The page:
4 REASONS LEADERS MUST COMMUNICATE

October 27, 2012 — 1 Comment

CommunicationOne of the main roles of a leader is to communicate.

Or, perhaps I should say that one of the main roles of a leader is to communicate exceptionally well. Because of the nature of leadership being about setting vision, guiding people to get there, and working through issues along the way, communication becomes a key part of that that process of leadership. Whether a leader primarily communicates in person to her team, by email, video, or even blog posts, the important thing is that a leader communicate well.

After a little thought I quickly realized that there are four reasons leaders must communicate:

  1. Communication shares vision: The primary way (and perhaps the only way) you can share your vision is with communication. The leader is the primary one responsible to share the vision with others. If a leader does not share the vision by communicating it, the odds are that no one else will. One thing I learned from Andy Stanley is that every time you communicate, it is an opportunity to share your vision. Regardless of the topic you are communicating about, you have a chance to tie that topic back into the vision you have set for your organization.
  2. Communication shows that the leader is brave: This might seem obvious, but the the fact is that most people hate both public speaking and being disliked. Since most people are terrified of public speaking it automatically gives the leader some type of authority and respect among staff because most people are not willing to stand up in front of a crowd and give a talk. Additionally, most people are civil enough to know that they will not always agree with the leader, and that is okay. They realize that humans are different and that their opinion might not always be the same as the leader. When a leader takes time to communicate key issues to staff, regardless of the topic and how staff might agree or disagree, it shows that the leader is brave to take that stance and put herself out to be vulnerable for attack.
  3. Communication keeps people motivated:¬†Work can be difficult and workers can feel as if they are trudging through a swamp just trying to get their work done every day. The commute some people have to do just to get to work can even be a stressful and day-ruining experience before the workers even arrive to work! When a leader is able to communicate often about key things she is able to keep people motivated. Talking about the vision everyone is working towards, why the company does the work that it does, and how employees’ individual work plays a role in the overall vision are all things that will keep people motivated to work hard. Without communication, those things will not be talked about and thus motivation for work is lost.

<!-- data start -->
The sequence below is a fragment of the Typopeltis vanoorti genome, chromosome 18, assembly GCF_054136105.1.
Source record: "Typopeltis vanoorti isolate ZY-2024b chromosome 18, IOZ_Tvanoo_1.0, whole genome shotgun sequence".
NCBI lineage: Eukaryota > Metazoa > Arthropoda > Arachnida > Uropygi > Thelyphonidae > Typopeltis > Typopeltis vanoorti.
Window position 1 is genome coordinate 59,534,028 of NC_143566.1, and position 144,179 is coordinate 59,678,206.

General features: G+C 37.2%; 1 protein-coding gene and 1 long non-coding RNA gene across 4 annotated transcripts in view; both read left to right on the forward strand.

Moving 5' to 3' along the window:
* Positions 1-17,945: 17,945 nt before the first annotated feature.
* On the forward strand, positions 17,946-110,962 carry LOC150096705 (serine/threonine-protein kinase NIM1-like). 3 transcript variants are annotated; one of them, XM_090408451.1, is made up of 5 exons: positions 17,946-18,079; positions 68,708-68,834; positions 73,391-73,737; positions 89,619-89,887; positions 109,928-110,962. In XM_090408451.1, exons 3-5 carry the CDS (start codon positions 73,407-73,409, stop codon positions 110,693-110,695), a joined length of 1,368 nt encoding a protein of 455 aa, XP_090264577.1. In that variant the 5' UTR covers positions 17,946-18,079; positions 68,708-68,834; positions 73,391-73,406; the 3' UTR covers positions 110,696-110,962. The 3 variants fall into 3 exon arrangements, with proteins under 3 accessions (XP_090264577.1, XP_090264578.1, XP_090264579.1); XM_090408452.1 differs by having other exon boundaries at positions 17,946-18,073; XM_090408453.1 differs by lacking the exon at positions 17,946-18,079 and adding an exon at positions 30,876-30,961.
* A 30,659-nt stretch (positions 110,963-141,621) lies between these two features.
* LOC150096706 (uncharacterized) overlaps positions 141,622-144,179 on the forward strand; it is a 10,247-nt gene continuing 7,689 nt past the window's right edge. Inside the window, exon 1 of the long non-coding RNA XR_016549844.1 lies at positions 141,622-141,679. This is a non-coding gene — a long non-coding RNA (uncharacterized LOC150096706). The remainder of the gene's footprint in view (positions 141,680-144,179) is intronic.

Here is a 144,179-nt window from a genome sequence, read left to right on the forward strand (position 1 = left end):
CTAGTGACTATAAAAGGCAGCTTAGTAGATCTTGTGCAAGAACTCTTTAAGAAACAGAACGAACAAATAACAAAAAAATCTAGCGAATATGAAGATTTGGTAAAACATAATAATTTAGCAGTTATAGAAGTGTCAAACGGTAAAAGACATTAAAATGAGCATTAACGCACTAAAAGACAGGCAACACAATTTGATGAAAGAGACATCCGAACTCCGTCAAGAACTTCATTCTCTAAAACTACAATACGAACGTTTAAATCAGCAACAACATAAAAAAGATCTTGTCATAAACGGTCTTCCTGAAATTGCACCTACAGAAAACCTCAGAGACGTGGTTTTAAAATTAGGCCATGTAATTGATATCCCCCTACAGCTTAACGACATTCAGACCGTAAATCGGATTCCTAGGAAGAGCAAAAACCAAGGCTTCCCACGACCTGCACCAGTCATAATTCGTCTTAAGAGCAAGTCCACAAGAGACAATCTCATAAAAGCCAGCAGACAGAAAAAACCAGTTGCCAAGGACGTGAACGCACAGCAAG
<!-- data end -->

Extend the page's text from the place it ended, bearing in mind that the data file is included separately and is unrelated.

4. Communication brings to light problems and helps to solve them: This one fascinates me because it does not make sense. There is a special synergy that happens when problems are brought up in a meeting where the leader is communicating important information. As someone once said, “None of us are as smart as all of us.” When a leader is talking to her staff about vision, or day to day operations, and someone raises his hand to share a problem, it is always surprising at how many good solutions to the problem arise. Even if the leader does not have an idea to solve the problem, she has the authority to commission people and money to help solve it. Yet, that is often not needed. The simple act of bringing up a problem among a group of people with the leader present allows others in the room to contribute ways to solve the problem. It always surprises me the knowledge and intelligence that so-called “non-knowledge workers” have.

These are four simple reasons that I believe leaders must communicate. However, this list is not exhaustive.

Question: What other reasons do you believe leaders must communicate?

Christopher L. Scott

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Christopher Scott is Small Groups Pastor at Rocky Hilly Community Church in Exeter, CA. He has more than ten years of experience leading volunteers, running nonprofit programs, and teaching the Bible in small group settings. He holds a bachelor's degree from Fresno Pacific University and master's degree from Dallas Theological Seminary.

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